Groundhog Day

As many of us still need to don warm coats and gloves and scrape off our windshields in early February, we look to America's foremost weather prognosticator to bring us hope of warmer temperatures.

Yes, the question on everyone's mind today is: Will Punxsutawney Phil see his shadow on February 2?

The tradition of Groundhog Day began with Pennsylvania’s earliest settlers from Germany and their Candlemas Day rhyme:

For as the sun shines on Candlemas Day,
So far will the snow swirl until the May.

As the legend goes, if Phil the groundhog sees his shadow and retreats to his burrow, we’ll have six more weeks of winter and below-average temperatures. If he doesn’t see it, then we’ll have an early spring with above-average temperatures.

(Incidentally, the forecast of AccuWeather long-range meteorologists predicts that cold weather – and possibly more snow – will largely dominate throughout the month of February.)

Most people, naturally, hope that  AccuWeather is wrong, Phil will fail to see his shadow, and a warm spring will arrive early.

But what does an early spring mean for bugs?

When wasps, hornets and yellowjackets get a jump on the season with warm spring temperatures, it means they could become a big problem later on in the summer.

The queens of each species have been hibernating since late fall. They start to wake up when the temperatures rise.

Paper wasps are the first to emerge from their long winter’s nap. Consistent daytime temperatures of 45 to 55 degrees Fahrenheit are warm enough for them to start becoming active and building nests. In southern states, paper wasps can start flying as soon as February.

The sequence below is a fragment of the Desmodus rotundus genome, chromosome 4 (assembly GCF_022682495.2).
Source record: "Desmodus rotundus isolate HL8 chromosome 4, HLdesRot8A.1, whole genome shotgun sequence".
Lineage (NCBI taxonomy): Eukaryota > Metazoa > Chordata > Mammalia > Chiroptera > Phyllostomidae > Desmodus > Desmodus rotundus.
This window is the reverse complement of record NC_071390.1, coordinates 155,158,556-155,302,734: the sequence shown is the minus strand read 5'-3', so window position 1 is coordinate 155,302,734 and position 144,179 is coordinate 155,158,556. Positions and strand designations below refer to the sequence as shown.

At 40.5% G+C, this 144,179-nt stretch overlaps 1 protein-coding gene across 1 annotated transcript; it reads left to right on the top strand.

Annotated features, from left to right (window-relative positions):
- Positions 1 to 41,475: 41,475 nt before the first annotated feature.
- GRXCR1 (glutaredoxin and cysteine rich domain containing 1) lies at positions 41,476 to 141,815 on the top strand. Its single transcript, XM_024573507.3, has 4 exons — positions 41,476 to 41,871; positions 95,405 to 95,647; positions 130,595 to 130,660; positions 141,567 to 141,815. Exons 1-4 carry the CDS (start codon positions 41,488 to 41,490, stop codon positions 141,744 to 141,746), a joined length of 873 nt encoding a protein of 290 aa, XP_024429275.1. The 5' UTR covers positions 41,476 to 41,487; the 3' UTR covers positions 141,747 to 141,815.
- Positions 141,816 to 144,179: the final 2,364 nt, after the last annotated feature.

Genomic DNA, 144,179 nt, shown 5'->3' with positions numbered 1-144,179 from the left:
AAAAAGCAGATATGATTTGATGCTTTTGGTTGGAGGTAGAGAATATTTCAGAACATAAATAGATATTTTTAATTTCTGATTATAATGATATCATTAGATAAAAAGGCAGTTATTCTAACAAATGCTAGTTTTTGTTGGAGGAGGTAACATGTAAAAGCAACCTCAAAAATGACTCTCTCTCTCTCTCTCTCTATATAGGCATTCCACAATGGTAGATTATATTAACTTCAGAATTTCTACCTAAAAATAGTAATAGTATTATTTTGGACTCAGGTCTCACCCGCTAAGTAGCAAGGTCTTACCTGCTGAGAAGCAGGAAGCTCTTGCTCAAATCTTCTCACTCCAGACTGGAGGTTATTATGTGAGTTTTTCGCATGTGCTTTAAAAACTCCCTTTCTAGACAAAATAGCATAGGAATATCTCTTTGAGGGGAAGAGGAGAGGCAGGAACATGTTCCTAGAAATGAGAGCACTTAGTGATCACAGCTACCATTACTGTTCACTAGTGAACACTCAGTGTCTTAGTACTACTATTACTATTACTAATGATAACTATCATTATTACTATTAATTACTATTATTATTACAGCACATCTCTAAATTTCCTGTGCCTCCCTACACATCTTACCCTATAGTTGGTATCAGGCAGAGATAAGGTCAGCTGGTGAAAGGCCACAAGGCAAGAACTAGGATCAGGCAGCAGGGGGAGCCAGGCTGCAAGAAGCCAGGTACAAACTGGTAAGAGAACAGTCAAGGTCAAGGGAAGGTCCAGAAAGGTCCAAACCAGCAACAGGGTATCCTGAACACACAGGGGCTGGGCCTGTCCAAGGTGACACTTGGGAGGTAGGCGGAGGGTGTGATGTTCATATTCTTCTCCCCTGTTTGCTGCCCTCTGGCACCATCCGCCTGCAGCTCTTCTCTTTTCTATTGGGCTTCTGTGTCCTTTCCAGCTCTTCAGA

Since paper wasps usually build their nests up high on man-made and covered structures, the temperature and moisture on the ground during the spring thaw doesn’t affect them as much.

Hornets and yellowjackets are next to end their hibernation. Their activity starts when it gets to be 50 to 60 degrees Fahrenheit in the daytime on a consistent basis. 

The sooner a wasp, hornet or yellowjacket nest is established, the larger the summer populations can get.

The good news is that you don't need to be passive while these queens are actively building their empires.

By using our W·H·Y® Trap for Wasps, Hornets & Yellowjackets or our Reusable Yellowjacket Trap in early spring, you can catch the queens and eliminate an entire nest with every queen you catch!

Our scientifically-developed attractant in each trap will lure queens in spring, and workers from summer through fall. Food baits alone are not enough. 

The queens will emerge from hibernation at some point this spring. So no matter if Phil sees his shadow tomorrow or not, it's a good idea to take the preventive step of setting traps in spring to catch the queens. 

Follow this link to quickly find stores near you that carry the W·H·Y® Trap and the Reusable Yellowjacket Trap.